This is a story with a twist you’ll never expect. Or it’s one without the conventional happy ending. In fact it’s not the end at all. It’s the beginning and the middle and the end, all at once. It’s about how I’m teaching myself to cope with “failure” or rejection, and maybe this article will help you also.
I want to say here that it is a privilege and an honour to go on submission. That I am grateful to all the hardworking people who have read/given feedback on my novel in the last 18months, especially editorial teams and my agency. The last 18months are the most extreme and odd I have faced in my lifetime. I expect they are for most of us. To continue to work, to look at art and how to bring it to people, is such an amazing thing. I am grateful. Always.
Here is how I am choosing to look at things, after a few days of reflection and discussions off/online. Maybe it’ll help you, maybe it won’t. I hope it does.
In my professional life, we talk a lot about having a growth mindset and how to redefine or own the narratives we tell ourselves and others. I know, I know. I pulled that face too. But bear with me.
Having a growth mindset, means learning all the time – when things go right and when they go wrong. Nothing is a failure, nothing is a mistake, they are all learning opportunities, reflecting and looking forward. Here is what I have learned:
- You cannot control who else is submitting and what they are submitting.
- You cannot control an unpredictable market or audience.
- You cannot control the political, social and economic environment
All of this impacts whether or not your book ends up on a shelf somewhere but none of this means we shouldn’t create and write and try anyway.
Instead, it’s about thinking about my own narrative about success and writing. Here’s what I am telling myself:
- Not to define success solely by the ability to tell people they can buy my book somewhere. This is mismanaging my own expectations massively and doing myself a disservice.
- Enjoy the journey: Role-modelling for my kids is so important. That it’s good to have hopes and dreams but it’s also important to enjoy the journey because you can only control some of that.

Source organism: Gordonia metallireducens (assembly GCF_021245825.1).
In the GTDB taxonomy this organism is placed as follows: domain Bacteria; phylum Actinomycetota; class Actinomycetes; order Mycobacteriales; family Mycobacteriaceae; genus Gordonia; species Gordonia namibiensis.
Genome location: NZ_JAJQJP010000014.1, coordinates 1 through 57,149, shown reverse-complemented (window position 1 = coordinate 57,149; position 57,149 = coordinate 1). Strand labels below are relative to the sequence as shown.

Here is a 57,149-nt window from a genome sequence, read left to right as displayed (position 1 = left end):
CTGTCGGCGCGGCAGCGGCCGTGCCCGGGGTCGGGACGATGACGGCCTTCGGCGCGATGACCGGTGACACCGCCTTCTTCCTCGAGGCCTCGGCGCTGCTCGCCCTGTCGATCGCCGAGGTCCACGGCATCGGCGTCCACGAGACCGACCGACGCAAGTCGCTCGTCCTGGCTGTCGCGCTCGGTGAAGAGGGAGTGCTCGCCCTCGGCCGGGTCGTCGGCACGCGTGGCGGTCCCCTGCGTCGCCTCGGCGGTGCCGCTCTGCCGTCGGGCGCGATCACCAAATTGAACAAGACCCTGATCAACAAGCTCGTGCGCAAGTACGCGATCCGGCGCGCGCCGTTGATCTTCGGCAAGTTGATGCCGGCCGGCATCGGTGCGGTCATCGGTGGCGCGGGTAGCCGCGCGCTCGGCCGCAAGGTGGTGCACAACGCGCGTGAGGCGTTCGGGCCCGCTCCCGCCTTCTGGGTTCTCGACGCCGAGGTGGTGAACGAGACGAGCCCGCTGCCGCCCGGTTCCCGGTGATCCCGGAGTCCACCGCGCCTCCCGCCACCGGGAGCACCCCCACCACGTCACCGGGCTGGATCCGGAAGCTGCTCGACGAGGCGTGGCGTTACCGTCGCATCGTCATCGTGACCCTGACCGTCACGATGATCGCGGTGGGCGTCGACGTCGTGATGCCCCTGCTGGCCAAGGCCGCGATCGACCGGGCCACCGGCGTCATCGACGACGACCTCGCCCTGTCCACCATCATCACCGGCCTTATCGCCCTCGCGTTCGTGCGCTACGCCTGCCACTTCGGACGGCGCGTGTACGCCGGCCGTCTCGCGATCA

And finally, the biggest part, and the most important is, how do you carry on when things aren’t going to plan. Here’s what I have decided, here is what I can control, what I am choosing to control:
- How well I write. The quality of my writing. How much I push myself harder, to get the words on the page as close as possible to the image in my head. I can learn and read and study and get feedback as much or as little as I like. But to know I’ve given it my all, is a comfort and a success in and of itself.
- That perfection is not a goal. Perfect doesn’t exist. Quality work operates in a continuum. How well I write now is based on how much I’ve learned. How well I write in 5 years will change again.To take pleasure in the preciseness of the written word at the time I create it.
- To enjoy writing what I love. With the themes that are important to me. Expressing myself in the best and only way, sometimes, that I know how to. I have a voice, I will use it. No one else can write the way I can. Whether it’s good or bad is irrelevant. It just is and it won’t exist unless I write it
Maybe I will get published, maybe in a month or a year or ten years from now, I’ll post and say hey, here’s my book, go buy it. Or maybe I won’t. But I know that I shouldn’t let that stop me writing. So I won’t. I hope it doesn’t stop you.
Thank you, for reading this post.
Ans also to all my lovely beta readers, to the people on twitter who have joined in with my discussion, who have sent supportive messages, my friends and family and to my lovely agent who has hand held in the best way and just gets me more than anyone has in a very long time.
I’m not giving up, I learning how to fail up.